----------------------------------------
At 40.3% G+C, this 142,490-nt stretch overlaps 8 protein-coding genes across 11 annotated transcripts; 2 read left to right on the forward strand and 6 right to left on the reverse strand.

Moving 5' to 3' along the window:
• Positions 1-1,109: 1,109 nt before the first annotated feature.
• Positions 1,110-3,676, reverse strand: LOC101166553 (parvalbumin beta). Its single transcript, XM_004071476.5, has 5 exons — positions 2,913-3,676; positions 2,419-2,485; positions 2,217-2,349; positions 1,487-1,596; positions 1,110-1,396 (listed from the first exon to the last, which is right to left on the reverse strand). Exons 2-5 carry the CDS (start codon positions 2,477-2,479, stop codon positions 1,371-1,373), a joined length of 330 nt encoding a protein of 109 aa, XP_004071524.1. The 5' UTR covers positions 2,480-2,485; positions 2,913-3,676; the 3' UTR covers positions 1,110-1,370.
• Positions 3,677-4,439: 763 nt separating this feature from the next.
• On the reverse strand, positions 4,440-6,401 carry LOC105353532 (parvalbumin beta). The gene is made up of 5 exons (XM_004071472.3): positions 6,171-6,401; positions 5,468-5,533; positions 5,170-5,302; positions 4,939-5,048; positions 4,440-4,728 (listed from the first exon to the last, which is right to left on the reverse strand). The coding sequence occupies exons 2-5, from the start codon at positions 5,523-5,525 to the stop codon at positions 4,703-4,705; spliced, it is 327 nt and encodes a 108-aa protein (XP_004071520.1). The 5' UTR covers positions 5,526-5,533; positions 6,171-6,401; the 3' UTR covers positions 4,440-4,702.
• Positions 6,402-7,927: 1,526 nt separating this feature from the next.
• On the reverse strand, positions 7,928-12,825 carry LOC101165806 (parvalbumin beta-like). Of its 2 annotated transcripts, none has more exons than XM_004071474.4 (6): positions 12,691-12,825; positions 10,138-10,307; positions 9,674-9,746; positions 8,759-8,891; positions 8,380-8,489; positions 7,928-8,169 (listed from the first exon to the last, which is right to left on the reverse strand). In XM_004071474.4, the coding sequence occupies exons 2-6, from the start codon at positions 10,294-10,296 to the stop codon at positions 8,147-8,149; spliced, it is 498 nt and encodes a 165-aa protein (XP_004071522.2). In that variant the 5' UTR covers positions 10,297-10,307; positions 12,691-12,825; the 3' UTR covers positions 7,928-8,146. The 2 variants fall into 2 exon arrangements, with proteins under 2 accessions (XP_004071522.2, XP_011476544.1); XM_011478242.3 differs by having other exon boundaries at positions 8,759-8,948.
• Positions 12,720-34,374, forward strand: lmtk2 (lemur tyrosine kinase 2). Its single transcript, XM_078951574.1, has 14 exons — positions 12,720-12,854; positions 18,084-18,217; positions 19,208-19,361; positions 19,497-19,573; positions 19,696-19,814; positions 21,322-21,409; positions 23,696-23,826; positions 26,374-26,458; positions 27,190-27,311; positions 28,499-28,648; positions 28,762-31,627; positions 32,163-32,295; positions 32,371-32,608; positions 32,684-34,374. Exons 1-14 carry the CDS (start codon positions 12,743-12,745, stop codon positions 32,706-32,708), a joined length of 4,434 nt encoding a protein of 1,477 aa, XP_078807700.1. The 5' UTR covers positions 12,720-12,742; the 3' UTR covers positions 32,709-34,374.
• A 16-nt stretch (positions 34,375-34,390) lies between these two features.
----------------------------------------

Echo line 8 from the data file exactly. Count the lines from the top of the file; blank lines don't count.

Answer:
• On the reverse strand, positions 7,928-12,825 carry LOC101165806 (parvalbumin beta-like). Of its 2 annotated transcripts, none has more exons than XM_004071474.4 (6): positions 12,691-12,825; positions 10,138-10,307; positions 9,674-9,746; positions 8,759-8,891; positions 8,380-8,489; positions 7,928-8,169 (listed from the first exon to the last, which is right to left on the reverse strand). In XM_004071474.4, the coding sequence occupies exons 2-6, from the start codon at positions 10,294-10,296 to the stop codon at positions 8,147-8,149; spliced, it is 498 nt and encodes a 165-aa protein (XP_004071522.2). In that variant the 5' UTR covers positions 10,297-10,307; positions 12,691-12,825; the 3' UTR covers positions 7,928-8,146. The 2 variants fall into 2 exon arrangements, with proteins under 2 accessions (XP_004071522.2, XP_011476544.1); XM_011478242.3 differs by having other exon boundaries at positions 8,759-8,948.